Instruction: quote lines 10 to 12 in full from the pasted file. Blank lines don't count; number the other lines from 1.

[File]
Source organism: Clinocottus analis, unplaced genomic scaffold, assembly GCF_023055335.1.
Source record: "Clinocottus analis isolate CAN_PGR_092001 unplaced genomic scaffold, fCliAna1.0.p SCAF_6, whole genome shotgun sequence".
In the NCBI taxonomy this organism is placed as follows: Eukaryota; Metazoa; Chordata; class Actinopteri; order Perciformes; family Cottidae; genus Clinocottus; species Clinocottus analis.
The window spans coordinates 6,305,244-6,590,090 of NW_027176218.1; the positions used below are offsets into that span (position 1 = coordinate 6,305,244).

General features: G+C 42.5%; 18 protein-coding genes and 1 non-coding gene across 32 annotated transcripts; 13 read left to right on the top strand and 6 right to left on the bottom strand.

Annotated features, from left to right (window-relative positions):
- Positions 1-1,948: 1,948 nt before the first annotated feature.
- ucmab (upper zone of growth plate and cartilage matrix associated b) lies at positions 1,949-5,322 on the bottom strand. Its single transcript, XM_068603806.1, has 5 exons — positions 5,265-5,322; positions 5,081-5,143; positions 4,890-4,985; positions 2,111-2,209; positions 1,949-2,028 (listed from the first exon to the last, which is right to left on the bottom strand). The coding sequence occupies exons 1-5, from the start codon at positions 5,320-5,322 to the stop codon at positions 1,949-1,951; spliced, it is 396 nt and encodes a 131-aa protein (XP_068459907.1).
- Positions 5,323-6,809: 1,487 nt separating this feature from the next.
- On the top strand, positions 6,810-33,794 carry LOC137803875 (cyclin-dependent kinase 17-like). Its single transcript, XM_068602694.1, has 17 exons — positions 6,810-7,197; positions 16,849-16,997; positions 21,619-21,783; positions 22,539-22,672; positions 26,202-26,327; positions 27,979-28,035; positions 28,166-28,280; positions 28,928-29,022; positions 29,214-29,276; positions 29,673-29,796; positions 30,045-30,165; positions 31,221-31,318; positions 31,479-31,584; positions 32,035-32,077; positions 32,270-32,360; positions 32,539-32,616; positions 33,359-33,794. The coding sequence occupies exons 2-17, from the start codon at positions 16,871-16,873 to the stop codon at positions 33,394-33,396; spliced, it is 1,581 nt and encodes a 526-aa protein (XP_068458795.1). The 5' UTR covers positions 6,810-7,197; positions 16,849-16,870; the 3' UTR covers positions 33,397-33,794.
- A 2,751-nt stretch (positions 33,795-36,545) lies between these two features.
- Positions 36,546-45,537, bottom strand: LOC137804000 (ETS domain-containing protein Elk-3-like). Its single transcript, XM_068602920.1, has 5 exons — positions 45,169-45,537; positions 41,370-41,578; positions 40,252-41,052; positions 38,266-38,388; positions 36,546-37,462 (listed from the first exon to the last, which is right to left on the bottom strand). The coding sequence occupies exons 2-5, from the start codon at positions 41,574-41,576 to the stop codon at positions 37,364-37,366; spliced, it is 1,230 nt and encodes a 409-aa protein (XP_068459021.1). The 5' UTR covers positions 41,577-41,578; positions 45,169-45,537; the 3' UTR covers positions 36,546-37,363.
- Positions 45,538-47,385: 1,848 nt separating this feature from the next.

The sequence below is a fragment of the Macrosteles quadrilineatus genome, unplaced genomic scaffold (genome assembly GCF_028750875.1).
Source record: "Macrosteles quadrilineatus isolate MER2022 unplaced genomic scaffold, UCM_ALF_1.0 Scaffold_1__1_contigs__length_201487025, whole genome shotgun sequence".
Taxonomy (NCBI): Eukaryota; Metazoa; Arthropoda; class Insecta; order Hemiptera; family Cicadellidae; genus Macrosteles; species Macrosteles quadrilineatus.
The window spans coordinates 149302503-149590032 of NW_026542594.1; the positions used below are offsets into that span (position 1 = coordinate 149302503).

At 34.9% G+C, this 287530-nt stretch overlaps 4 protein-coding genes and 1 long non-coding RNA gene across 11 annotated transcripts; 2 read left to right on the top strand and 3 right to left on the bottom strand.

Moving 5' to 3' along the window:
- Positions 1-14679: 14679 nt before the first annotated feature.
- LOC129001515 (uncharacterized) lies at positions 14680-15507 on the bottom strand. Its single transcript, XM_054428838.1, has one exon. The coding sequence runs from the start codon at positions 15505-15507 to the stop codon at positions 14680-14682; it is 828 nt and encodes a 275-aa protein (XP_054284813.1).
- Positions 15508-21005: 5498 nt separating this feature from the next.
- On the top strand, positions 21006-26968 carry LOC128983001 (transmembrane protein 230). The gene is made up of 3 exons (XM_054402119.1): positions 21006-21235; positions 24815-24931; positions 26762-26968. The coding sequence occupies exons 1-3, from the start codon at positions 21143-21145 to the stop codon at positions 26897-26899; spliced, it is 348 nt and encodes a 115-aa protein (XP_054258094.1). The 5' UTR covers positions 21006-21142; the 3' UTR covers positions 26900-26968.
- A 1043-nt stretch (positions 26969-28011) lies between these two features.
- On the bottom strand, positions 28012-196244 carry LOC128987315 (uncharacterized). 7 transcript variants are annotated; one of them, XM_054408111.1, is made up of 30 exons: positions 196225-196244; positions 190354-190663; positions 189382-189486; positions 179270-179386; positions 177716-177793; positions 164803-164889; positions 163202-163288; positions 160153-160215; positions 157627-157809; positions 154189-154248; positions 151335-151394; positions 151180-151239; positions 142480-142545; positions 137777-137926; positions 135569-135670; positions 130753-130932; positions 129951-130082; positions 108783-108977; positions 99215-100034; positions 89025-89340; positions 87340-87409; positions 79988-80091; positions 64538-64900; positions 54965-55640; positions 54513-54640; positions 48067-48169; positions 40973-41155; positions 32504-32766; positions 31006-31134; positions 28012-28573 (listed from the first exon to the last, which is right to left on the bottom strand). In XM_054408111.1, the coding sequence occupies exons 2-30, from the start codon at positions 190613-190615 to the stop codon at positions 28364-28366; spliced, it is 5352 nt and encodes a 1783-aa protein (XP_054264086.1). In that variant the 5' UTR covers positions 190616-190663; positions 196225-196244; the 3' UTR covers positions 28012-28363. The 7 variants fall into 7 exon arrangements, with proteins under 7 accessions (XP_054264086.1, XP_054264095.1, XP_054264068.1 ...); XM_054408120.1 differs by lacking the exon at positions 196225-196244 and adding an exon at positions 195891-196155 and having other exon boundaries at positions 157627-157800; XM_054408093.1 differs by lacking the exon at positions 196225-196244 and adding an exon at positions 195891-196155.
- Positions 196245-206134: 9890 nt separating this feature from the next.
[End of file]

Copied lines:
- On the top strand, positions 6,810-33,794 carry LOC137803875 (cyclin-dependent kinase 17-like). Its single transcript, XM_068602694.1, has 17 exons — positions 6,810-7,197; positions 16,849-16,997; positions 21,619-21,783; positions 22,539-22,672; positions 26,202-26,327; positions 27,979-28,035; positions 28,166-28,280; positions 28,928-29,022; positions 29,214-29,276; positions 29,673-29,796; positions 30,045-30,165; positions 31,221-31,318; positions 31,479-31,584; positions 32,035-32,077; positions 32,270-32,360; positions 32,539-32,616; positions 33,359-33,794. The coding sequence occupies exons 2-17, from the start codon at positions 16,871-16,873 to the stop codon at positions 33,394-33,396; spliced, it is 1,581 nt and encodes a 526-aa protein (XP_068458795.1). The 5' UTR covers positions 6,810-7,197; positions 16,849-16,870; the 3' UTR covers positions 33,397-33,794.
- A 2,751-nt stretch (positions 33,795-36,545) lies between these two features.
- Positions 36,546-45,537, bottom strand: LOC137804000 (ETS domain-containing protein Elk-3-like). Its single transcript, XM_068602920.1, has 5 exons — positions 45,169-45,537; positions 41,370-41,578; positions 40,252-41,052; positions 38,266-38,388; positions 36,546-37,462 (listed from the first exon to the last, which is right to left on the bottom strand). The coding sequence occupies exons 2-5, from the start codon at positions 41,574-41,576 to the stop codon at positions 37,364-37,366; spliced, it is 1,230 nt and encodes a 409-aa protein (XP_068459021.1). The 5' UTR covers positions 41,577-41,578; positions 45,169-45,537; the 3' UTR covers positions 36,546-37,363.